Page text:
Ondrej Markus

Entrepreneur in ed-tech, building the future of education as a founder and CEO at Playful.

I write about the future of education, designing learning games, and running a startup.

I'm a generalist, introvert, gamer, and optimizing to be useful.

stickman sitting at a desk

The 85 % rule: Be the best by trying less

Trying less is sometimes the only way to get better.

The 85 % rule: Be the best by trying less

The best sprinter of the last century, Carl Lewis, won most of his 100-meter races in a curious way. He was usually in the last place the first 50 meters but swept past his opponents in the second half of the race. (1)

This unusual thing impressed one coach so much he studied dozens of videotapes to understand what is going on. After weeks of research, he found a fascinating difference between Lewis and the other runners.

It was his opponents who changed in the second half of the race. As they approached the finish line, they started trying too hard, and with their fists clenched and muscles strained, they began to slow down more quickly.

In the meantime, Lewis stayed relaxed from start to finish, maintained his speed, and beat them because of it.

The 85 % rule was born as a catchy-sounding reminder that pushing yourself too much can hurt your performance.

Work smarter, not harder

Whether you are an athlete, entrepreneur, artist, writer, student, or anyone who cares about their results, you probably want to do your best.

But the first thing you need to understand is that doing the best you can is different than pushing yourself to the extreme.

The smart thing to do is to know your limits and play around them. The stupid thing to do is recklessly forcing yourself to try harder at any cost. There is a ceiling above which extra effort becomes counter-productive.

Optimum vs. Extreme

Optimum vs. Extreme

That’s what the 85 % rule is standing for. It doesn’t say you can half-ass your way through life and expect remarkable results. That’s unlikely. You still have to strive for the best possible results with everything you have. The difference is that you rely on self-control instead of brute force.

Wherever you look in everyday life, you can see evidence that trying too hard doesn’t work. We intuitively know this, yet for some reason, we keep forgetting it.

When brain goes on a strike

When brain goes on a strike

Learn to control your attention

Your mind can be its worst enemy if it’s free to do whatever it wants. Attention is the name of the game when it comes to optimal performance. It directs where your energy goes. And if it doesn’t go where you need it most, expect trouble.

During a performance, you need all your attention solely on the activity. When it’s fully there, your mind stops wandering, and it almost feels like nothing else exists beyond what you are doing. There is no anxiety, no pressure, no nagging voice telling you to push harder. You are relaxed yet focused.

But when your attention slips away, you begin to over-analyze what is going on. Attention shifts from the activity to yourself, and you become too self-conscious. Your mind starts to comment on how badly you’re doing instead of focusing on the task.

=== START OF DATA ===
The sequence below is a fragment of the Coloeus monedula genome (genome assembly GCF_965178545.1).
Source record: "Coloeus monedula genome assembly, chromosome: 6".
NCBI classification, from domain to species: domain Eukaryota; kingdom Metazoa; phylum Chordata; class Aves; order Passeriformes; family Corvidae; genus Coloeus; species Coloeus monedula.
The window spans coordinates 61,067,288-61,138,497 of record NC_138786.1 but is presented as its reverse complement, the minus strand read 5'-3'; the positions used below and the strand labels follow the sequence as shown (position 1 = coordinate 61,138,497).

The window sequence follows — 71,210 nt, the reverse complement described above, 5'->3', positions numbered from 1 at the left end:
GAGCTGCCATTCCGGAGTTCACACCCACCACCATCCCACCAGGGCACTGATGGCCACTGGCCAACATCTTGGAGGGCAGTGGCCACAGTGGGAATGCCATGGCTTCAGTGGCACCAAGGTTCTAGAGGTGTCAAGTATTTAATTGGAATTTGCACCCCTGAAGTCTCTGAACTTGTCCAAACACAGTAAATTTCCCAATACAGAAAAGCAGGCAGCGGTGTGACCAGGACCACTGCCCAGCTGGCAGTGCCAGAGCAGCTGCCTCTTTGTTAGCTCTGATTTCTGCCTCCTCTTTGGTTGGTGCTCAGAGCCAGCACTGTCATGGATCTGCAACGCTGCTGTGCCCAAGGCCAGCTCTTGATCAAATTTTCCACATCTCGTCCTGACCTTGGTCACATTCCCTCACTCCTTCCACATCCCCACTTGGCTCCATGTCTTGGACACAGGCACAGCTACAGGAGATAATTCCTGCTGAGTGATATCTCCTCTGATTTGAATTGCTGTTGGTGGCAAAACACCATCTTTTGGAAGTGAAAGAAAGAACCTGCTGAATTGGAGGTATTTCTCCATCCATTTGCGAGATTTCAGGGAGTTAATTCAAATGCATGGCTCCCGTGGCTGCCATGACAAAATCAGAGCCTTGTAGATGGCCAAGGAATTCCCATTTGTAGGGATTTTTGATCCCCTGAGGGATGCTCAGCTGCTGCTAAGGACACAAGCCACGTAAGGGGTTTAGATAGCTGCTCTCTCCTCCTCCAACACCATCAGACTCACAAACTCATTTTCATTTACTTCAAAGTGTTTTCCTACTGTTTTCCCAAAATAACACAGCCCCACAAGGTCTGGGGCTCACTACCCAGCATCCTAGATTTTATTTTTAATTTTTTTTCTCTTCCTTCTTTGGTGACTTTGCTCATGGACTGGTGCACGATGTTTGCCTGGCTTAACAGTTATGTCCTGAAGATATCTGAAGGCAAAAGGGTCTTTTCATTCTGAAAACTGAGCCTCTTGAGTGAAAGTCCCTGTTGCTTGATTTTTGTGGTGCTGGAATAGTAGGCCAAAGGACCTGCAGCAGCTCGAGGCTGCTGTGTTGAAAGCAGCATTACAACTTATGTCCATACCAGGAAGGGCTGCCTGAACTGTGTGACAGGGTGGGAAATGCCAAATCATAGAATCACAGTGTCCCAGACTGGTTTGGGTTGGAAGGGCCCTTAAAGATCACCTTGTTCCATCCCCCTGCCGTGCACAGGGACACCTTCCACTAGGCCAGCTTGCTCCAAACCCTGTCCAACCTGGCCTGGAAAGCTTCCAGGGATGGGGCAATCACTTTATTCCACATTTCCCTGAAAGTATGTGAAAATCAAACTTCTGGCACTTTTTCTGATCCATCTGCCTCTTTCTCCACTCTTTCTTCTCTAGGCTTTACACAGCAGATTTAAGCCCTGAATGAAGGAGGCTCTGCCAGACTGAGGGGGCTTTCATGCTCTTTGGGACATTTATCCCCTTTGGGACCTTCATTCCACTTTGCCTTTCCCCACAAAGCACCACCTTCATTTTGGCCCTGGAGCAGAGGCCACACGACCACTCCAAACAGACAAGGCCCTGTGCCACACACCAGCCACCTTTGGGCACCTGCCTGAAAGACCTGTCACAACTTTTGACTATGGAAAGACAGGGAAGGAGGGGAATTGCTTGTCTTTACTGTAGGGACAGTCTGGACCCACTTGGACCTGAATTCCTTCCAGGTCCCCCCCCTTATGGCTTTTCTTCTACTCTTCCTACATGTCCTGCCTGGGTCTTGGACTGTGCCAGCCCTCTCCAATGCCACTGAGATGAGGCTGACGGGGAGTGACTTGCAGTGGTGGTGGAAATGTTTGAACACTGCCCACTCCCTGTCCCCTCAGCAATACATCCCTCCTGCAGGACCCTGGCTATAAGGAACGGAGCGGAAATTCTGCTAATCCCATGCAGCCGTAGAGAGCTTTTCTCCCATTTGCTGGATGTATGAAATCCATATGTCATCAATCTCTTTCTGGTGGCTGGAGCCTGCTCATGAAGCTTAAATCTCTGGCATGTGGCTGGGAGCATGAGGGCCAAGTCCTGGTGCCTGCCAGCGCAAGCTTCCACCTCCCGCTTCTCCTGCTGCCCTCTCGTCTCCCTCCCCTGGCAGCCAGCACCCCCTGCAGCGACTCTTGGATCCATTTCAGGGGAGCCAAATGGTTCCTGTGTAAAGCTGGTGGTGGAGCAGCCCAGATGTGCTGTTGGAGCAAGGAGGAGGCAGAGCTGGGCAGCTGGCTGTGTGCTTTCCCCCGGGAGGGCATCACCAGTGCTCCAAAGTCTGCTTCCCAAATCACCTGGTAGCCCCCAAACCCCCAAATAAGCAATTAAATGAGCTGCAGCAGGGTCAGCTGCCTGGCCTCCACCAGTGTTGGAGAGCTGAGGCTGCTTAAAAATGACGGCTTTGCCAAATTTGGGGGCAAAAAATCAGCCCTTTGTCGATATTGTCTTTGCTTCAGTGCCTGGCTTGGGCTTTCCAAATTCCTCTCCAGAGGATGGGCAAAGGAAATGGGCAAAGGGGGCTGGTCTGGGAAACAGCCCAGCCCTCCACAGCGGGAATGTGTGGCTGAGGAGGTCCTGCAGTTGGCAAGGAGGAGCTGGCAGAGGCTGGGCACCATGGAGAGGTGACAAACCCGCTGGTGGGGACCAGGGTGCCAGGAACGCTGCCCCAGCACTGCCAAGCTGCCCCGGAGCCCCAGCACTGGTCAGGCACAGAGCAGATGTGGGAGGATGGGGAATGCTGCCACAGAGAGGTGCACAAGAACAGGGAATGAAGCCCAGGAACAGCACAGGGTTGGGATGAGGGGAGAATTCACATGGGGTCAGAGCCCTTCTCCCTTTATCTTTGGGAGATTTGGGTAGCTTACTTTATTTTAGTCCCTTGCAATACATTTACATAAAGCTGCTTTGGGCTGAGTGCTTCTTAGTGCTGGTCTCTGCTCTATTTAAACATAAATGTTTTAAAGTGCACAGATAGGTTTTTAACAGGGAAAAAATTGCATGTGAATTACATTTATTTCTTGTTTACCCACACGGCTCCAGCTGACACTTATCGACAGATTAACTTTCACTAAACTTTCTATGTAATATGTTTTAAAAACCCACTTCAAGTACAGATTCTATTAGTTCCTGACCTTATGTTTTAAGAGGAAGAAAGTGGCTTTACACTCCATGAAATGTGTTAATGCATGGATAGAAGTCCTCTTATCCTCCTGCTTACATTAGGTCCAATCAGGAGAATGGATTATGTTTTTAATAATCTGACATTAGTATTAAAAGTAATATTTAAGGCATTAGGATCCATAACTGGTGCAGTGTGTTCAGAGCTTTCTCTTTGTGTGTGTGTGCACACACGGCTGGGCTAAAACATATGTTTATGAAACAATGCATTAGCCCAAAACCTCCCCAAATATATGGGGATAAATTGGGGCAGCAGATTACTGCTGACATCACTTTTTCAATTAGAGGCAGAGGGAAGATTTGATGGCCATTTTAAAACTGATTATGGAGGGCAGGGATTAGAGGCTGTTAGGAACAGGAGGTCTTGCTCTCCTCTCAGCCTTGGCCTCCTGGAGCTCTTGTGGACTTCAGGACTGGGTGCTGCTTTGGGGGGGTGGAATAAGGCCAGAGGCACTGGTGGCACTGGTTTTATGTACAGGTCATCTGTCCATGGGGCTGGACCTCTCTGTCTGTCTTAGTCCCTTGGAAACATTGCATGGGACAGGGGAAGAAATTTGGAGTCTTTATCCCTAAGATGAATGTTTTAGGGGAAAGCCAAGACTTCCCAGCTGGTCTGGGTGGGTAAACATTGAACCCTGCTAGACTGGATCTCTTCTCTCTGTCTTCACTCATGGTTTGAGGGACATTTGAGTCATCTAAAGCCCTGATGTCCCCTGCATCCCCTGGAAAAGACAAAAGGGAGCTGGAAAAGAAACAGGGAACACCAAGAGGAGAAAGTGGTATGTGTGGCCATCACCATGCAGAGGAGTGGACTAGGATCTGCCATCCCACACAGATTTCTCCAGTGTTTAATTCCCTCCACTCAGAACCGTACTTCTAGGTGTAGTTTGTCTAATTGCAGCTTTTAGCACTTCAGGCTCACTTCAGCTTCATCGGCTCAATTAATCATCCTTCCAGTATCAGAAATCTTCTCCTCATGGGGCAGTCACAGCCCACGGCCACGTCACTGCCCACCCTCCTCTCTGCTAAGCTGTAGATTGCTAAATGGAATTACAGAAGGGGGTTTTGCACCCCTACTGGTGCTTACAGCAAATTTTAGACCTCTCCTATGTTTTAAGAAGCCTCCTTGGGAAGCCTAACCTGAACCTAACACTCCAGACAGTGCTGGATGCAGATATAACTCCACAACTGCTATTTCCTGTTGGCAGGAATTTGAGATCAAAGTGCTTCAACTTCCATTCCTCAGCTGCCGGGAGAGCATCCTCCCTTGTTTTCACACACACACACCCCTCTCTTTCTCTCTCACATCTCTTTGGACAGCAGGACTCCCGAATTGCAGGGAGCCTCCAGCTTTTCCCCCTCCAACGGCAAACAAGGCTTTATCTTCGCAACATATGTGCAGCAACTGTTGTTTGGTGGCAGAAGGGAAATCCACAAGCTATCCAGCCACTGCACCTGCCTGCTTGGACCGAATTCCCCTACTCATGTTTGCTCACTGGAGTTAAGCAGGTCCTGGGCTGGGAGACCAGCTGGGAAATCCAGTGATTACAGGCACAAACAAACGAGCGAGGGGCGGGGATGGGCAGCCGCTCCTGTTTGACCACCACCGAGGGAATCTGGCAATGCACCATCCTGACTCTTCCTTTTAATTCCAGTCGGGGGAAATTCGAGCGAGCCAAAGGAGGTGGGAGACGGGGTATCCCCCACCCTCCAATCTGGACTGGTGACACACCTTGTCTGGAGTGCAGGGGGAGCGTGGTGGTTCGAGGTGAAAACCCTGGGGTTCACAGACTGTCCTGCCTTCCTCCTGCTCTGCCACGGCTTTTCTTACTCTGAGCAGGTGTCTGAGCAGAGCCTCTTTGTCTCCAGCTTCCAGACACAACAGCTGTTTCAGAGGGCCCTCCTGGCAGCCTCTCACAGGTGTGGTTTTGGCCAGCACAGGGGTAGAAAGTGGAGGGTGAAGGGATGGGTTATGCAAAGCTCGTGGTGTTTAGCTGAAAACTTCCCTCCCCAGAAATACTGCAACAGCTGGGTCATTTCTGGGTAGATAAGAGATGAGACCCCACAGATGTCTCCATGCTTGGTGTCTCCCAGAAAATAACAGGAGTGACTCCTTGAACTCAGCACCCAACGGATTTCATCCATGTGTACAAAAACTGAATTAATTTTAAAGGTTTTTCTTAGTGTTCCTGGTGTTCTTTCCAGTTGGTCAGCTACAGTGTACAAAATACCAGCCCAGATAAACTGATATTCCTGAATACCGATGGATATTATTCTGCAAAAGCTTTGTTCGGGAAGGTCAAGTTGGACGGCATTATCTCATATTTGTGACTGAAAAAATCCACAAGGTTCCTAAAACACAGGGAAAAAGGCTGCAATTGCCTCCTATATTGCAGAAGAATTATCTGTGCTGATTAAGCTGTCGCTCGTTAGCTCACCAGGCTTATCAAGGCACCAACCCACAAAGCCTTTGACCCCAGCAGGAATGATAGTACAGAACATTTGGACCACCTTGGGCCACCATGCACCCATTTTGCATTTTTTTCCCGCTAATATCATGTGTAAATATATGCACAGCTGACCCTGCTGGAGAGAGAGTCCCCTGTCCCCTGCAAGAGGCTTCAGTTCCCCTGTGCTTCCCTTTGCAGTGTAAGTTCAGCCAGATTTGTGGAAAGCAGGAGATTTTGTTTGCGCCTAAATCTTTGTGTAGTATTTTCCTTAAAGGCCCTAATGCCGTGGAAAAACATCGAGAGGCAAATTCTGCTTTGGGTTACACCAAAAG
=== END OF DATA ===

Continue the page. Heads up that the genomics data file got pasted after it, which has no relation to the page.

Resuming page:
You can’t be aware of performing and have all attention on the activity at the same time. These two things are mutually exclusive. That means you either are in optimal performance, or you think about it, never both.

The counter-intuitive part of getting into your optimum is that you need to relax and try less, not more. It’s trying too much that’s blocking you from maintaining optimal performance.

The real battle isn’t happening on the field, stage, or screen, but in your head.

Get better at trying less

There are two things I do daily to overcome the unproductive self-talk that’s often the difference between a good day and a bad day.

Bad day of writing

Bad day of writing

Good day of writing

Good day of writing

1. Practice quantity

The more you do something, the less you have to think about it.

For example, as I write more, some mechanical skills like typing, vocabulary, and grammar get more automatic with repetition. That means fewer things for me to get self-conscious about and more attention flowing where it’s productive.

That’s why beginnings can be extra hard. You start a new project and start finding out how much you don’t know and how bad you are in comparison to the titans of the field. At that point, the best thing to do is to commit to practice quantity and know that it gets better.

2. Take things less seriously

It’s impossible to relax when you put too much pressure on yourself. Whether it’s self-imposed expectations or you’re nervous before an audience, it adds up to stress that makes you self-conscious.

One antidote I use is to follow the fun and take things a little less seriously. When I get too tense and stop having fun, things don’t work. I often catch myself with strained shoulders and shallow breathing during work. Chill man, you’re reading a book, not performing brain surgery.

Everyone has to experiment with what works for them, but I suspect most high-achievers need to relax a bit rather than push harder.